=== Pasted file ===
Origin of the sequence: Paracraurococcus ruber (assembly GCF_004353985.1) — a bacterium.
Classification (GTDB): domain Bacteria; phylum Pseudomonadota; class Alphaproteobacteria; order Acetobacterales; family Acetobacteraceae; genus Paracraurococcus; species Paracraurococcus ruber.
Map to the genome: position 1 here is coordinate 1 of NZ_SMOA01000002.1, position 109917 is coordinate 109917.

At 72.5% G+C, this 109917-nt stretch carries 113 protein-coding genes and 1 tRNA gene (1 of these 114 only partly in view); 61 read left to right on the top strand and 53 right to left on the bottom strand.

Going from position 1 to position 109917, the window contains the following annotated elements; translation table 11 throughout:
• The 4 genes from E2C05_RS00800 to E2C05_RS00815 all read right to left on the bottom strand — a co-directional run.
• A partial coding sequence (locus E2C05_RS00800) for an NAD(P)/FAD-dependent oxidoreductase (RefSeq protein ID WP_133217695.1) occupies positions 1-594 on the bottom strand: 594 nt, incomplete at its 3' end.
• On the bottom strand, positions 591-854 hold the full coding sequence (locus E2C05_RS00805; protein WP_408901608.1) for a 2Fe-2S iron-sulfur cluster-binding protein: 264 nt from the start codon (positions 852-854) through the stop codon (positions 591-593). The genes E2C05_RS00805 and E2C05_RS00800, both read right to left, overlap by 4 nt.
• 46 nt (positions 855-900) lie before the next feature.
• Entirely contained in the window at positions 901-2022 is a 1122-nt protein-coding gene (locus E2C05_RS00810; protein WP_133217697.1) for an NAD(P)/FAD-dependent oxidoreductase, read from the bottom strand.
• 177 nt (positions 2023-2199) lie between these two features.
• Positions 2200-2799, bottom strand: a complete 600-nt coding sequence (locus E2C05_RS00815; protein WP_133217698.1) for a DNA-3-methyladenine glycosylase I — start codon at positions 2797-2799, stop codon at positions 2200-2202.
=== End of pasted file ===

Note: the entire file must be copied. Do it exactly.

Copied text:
Origin of the sequence: Paracraurococcus ruber (assembly GCF_004353985.1) — a bacterium.
Classification (GTDB): domain Bacteria; phylum Pseudomonadota; class Alphaproteobacteria; order Acetobacterales; family Acetobacteraceae; genus Paracraurococcus; species Paracraurococcus ruber.
Map to the genome: position 1 here is coordinate 1 of NZ_SMOA01000002.1, position 109917 is coordinate 109917.

At 72.5% G+C, this 109917-nt stretch carries 113 protein-coding genes and 1 tRNA gene (1 of these 114 only partly in view); 61 read left to right on the top strand and 53 right to left on the bottom strand.

Going from position 1 to position 109917, the window contains the following annotated elements; translation table 11 throughout:
• The 4 genes from E2C05_RS00800 to E2C05_RS00815 all read right to left on the bottom strand — a co-directional run.
• A partial coding sequence (locus E2C05_RS00800) for an NAD(P)/FAD-dependent oxidoreductase (RefSeq protein ID WP_133217695.1) occupies positions 1-594 on the bottom strand: 594 nt, incomplete at its 3' end.
• On the bottom strand, positions 591-854 hold the full coding sequence (locus E2C05_RS00805; protein WP_408901608.1) for a 2Fe-2S iron-sulfur cluster-binding protein: 264 nt from the start codon (positions 852-854) through the stop codon (positions 591-593). The genes E2C05_RS00805 and E2C05_RS00800, both read right to left, overlap by 4 nt.
• 46 nt (positions 855-900) lie before the next feature.
• Entirely contained in the window at positions 901-2022 is a 1122-nt protein-coding gene (locus E2C05_RS00810; protein WP_133217697.1) for an NAD(P)/FAD-dependent oxidoreductase, read from the bottom strand.
• 177 nt (positions 2023-2199) lie between these two features.
• Positions 2200-2799, bottom strand: a complete 600-nt coding sequence (locus E2C05_RS00815; protein WP_133217698.1) for a DNA-3-methyladenine glycosylase I — start codon at positions 2797-2799, stop codon at positions 2200-2202.